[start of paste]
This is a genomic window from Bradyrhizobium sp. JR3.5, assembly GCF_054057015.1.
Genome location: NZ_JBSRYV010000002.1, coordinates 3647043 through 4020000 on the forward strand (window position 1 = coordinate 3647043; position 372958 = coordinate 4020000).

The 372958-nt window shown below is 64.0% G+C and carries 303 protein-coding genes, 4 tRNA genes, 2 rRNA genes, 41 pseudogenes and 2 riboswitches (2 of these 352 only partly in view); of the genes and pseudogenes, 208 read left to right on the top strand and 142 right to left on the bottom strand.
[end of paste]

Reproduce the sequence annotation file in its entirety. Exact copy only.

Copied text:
This is a genomic window from Bradyrhizobium sp. JR3.5, assembly GCF_054057015.1.
Genome location: NZ_JBSRYV010000002.1, coordinates 3647043 through 4020000 on the forward strand (window position 1 = coordinate 3647043; position 372958 = coordinate 4020000).

The 372958-nt window shown below is 64.0% G+C and carries 303 protein-coding genes, 4 tRNA genes, 2 rRNA genes, 41 pseudogenes and 2 riboswitches (2 of these 352 only partly in view); of the genes and pseudogenes, 208 read left to right on the top strand and 142 right to left on the bottom strand.